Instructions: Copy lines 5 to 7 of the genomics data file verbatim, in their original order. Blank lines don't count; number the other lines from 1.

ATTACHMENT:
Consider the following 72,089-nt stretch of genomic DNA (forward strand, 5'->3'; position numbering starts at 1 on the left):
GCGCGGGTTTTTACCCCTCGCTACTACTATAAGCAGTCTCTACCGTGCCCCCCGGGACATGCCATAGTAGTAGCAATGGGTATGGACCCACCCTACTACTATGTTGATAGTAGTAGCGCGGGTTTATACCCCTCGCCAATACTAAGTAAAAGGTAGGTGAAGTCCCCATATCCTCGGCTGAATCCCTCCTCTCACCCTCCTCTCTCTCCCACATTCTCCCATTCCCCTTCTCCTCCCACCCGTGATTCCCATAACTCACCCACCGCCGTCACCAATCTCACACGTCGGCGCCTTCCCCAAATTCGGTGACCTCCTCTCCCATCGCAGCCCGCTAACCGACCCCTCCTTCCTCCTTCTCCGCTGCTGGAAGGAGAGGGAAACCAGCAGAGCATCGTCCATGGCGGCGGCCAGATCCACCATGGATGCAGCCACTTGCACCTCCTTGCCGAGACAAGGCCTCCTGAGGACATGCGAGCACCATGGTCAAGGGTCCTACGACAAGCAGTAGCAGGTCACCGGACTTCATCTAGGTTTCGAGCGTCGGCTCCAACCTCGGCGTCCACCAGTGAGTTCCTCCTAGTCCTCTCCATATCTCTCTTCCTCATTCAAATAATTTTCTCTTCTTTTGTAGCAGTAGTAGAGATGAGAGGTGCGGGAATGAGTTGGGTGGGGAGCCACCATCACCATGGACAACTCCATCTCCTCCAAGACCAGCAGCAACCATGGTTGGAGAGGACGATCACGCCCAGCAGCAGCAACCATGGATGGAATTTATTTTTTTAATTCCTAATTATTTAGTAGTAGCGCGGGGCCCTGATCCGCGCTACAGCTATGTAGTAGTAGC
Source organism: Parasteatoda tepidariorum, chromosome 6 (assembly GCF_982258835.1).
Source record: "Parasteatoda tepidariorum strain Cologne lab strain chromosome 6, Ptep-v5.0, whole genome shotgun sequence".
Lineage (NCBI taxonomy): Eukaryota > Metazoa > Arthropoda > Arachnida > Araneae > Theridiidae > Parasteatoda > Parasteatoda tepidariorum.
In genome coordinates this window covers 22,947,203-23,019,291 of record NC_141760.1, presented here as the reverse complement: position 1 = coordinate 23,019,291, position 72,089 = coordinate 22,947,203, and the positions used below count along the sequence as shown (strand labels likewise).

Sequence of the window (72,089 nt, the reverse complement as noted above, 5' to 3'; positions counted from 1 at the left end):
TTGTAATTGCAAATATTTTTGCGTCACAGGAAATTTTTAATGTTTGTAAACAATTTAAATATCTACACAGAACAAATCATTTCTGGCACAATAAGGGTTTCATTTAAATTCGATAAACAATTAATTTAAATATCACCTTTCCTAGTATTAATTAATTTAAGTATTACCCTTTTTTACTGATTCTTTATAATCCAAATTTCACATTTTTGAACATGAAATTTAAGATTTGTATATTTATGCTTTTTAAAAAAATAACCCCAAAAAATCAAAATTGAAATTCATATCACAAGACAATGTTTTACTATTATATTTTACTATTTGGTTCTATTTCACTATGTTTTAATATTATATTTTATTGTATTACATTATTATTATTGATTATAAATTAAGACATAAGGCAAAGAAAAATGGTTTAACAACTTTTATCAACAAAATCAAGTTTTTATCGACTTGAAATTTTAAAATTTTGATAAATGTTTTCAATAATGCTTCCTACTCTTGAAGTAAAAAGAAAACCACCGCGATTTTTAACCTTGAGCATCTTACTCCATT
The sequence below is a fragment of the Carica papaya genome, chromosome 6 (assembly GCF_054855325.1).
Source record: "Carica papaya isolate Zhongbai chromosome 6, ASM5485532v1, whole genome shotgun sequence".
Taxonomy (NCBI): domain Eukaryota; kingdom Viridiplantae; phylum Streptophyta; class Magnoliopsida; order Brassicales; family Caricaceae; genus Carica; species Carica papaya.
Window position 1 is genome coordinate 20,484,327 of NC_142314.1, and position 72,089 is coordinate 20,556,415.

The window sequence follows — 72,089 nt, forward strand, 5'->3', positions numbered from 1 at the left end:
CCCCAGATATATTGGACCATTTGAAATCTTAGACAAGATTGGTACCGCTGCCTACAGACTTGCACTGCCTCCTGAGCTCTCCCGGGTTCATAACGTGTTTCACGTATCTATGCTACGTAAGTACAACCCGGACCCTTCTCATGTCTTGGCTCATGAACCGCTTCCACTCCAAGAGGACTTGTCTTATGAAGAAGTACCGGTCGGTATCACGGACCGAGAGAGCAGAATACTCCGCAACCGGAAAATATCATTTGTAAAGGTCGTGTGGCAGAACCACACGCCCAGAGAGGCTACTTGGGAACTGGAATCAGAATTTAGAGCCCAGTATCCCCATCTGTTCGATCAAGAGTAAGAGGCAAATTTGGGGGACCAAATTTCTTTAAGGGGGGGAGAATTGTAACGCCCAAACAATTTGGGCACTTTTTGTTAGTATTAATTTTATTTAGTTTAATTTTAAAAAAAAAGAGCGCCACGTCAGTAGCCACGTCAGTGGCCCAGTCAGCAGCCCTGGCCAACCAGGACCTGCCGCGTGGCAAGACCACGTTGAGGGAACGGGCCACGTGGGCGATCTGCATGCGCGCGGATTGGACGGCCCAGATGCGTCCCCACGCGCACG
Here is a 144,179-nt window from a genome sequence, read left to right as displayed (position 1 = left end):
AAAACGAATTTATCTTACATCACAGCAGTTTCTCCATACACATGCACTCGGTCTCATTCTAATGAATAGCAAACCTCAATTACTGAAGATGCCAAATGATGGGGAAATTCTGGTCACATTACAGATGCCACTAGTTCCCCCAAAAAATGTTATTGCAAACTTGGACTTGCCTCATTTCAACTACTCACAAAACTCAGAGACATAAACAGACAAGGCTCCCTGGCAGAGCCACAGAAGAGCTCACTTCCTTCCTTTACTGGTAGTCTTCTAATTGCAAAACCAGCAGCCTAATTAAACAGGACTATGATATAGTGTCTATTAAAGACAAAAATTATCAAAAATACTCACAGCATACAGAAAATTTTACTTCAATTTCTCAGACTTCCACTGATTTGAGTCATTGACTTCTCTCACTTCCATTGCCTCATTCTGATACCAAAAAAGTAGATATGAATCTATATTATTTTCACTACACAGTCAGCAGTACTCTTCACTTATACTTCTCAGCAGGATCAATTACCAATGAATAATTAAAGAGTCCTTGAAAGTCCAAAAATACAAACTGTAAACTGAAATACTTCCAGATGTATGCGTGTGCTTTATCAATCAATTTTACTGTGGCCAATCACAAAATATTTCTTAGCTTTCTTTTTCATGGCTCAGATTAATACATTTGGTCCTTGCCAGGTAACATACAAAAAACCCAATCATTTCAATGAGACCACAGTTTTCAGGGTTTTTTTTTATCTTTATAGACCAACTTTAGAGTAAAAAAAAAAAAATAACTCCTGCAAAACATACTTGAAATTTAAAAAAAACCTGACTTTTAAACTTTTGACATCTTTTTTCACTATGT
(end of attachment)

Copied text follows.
Lineage (NCBI taxonomy): Eukaryota > Metazoa > Arthropoda > Arachnida > Araneae > Theridiidae > Parasteatoda > Parasteatoda tepidariorum.
In genome coordinates this window covers 22,947,203-23,019,291 of record NC_141760.1, presented here as the reverse complement: position 1 = coordinate 23,019,291, position 72,089 = coordinate 22,947,203, and the positions used below count along the sequence as shown (strand labels likewise).

Sequence of the window (72,089 nt, the reverse complement as noted above, 5' to 3'; positions counted from 1 at the left end):